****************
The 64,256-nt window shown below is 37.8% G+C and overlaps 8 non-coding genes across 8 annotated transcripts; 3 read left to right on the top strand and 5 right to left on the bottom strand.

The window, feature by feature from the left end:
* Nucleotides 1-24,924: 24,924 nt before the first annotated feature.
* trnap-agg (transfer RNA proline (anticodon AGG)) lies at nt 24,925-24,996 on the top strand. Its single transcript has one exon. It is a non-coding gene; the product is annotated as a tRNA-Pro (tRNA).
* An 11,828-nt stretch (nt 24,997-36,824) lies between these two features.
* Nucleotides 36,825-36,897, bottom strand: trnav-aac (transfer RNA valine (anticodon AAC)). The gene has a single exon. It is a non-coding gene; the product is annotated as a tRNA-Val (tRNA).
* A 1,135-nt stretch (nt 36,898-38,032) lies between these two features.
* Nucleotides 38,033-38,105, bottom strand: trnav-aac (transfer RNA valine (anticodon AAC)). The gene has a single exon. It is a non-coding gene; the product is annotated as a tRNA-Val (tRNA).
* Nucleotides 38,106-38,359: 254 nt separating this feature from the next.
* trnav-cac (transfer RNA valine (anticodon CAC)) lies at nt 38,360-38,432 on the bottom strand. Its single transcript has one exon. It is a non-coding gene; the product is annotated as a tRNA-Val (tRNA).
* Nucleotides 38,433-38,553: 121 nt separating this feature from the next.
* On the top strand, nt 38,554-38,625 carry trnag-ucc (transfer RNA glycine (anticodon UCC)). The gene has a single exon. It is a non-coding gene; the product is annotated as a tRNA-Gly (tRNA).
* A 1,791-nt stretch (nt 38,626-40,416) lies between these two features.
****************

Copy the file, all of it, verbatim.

The 64,256-nt window shown below is 37.8% G+C and overlaps 8 non-coding genes across 8 annotated transcripts; 3 read left to right on the top strand and 5 right to left on the bottom strand.

The window, feature by feature from the left end:
* Nucleotides 1-24,924: 24,924 nt before the first annotated feature.
* trnap-agg (transfer RNA proline (anticodon AGG)) lies at nt 24,925-24,996 on the top strand. Its single transcript has one exon. It is a non-coding gene; the product is annotated as a tRNA-Pro (tRNA).
* An 11,828-nt stretch (nt 24,997-36,824) lies between these two features.
* Nucleotides 36,825-36,897, bottom strand: trnav-aac (transfer RNA valine (anticodon AAC)). The gene has a single exon. It is a non-coding gene; the product is annotated as a tRNA-Val (tRNA).
* A 1,135-nt stretch (nt 36,898-38,032) lies between these two features.
* Nucleotides 38,033-38,105, bottom strand: trnav-aac (transfer RNA valine (anticodon AAC)). The gene has a single exon. It is a non-coding gene; the product is annotated as a tRNA-Val (tRNA).
* Nucleotides 38,106-38,359: 254 nt separating this feature from the next.
* trnav-cac (transfer RNA valine (anticodon CAC)) lies at nt 38,360-38,432 on the bottom strand. Its single transcript has one exon. It is a non-coding gene; the product is annotated as a tRNA-Val (tRNA).
* Nucleotides 38,433-38,553: 121 nt separating this feature from the next.
* On the top strand, nt 38,554-38,625 carry trnag-ucc (transfer RNA glycine (anticodon UCC)). The gene has a single exon. It is a non-coding gene; the product is annotated as a tRNA-Gly (tRNA).
* A 1,791-nt stretch (nt 38,626-40,416) lies between these two features.